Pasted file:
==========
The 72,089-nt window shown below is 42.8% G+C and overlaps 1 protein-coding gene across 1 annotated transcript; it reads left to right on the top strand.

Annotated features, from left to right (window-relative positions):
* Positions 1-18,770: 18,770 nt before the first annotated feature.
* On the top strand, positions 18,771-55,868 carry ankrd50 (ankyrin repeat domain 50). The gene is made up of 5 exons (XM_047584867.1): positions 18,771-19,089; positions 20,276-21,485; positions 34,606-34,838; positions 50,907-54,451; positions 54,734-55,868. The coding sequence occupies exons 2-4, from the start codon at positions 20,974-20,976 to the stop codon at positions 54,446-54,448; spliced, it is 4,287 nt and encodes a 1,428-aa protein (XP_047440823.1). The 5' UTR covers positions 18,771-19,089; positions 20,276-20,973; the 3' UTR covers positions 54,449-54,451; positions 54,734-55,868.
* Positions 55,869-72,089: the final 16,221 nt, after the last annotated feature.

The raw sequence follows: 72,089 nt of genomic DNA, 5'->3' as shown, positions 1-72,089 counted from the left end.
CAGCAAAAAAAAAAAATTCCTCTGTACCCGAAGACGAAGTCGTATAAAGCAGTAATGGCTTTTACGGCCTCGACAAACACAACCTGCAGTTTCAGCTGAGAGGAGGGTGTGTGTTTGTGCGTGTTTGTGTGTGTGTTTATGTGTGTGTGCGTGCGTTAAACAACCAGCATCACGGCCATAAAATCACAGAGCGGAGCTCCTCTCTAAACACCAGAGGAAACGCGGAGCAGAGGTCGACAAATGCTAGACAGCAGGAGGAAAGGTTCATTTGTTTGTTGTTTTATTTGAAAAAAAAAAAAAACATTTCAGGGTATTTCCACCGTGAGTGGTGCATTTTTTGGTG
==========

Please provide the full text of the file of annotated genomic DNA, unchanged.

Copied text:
The 72,089-nt window shown below is 42.8% G+C and overlaps 1 protein-coding gene across 1 annotated transcript; it reads left to right on the top strand.

Annotated features, from left to right (window-relative positions):
* Positions 1-18,770: 18,770 nt before the first annotated feature.
* On the top strand, positions 18,771-55,868 carry ankrd50 (ankyrin repeat domain 50). The gene is made up of 5 exons (XM_047584867.1): positions 18,771-19,089; positions 20,276-21,485; positions 34,606-34,838; positions 50,907-54,451; positions 54,734-55,868. The coding sequence occupies exons 2-4, from the start codon at positions 20,974-20,976 to the stop codon at positions 54,446-54,448; spliced, it is 4,287 nt and encodes a 1,428-aa protein (XP_047440823.1). The 5' UTR covers positions 18,771-19,089; positions 20,276-20,973; the 3' UTR covers positions 54,449-54,451; positions 54,734-55,868.
* Positions 55,869-72,089: the final 16,221 nt, after the last annotated feature.

The raw sequence follows: 72,089 nt of genomic DNA, 5'->3' as shown, positions 1-72,089 counted from the left end.
CAGCAAAAAAAAAAAATTCCTCTGTACCCGAAGACGAAGTCGTATAAAGCAGTAATGGCTTTTACGGCCTCGACAAACACAACCTGCAGTTTCAGCTGAGAGGAGGGTGTGTGTTTGTGCGTGTTTGTGTGTGTGTTTATGTGTGTGTGCGTGCGTTAAACAACCAGCATCACGGCCATAAAATCACAGAGCGGAGCTCCTCTCTAAACACCAGAGGAAACGCGGAGCAGAGGTCGACAAATGCTAGACAGCAGGAGGAAAGGTTCATTTGTTTGTTGTTTTATTTGAAAAAAAAAAAAAACATTTCAGGGTATTTCCACCGTGAGTGGTGCATTTTTTGGTG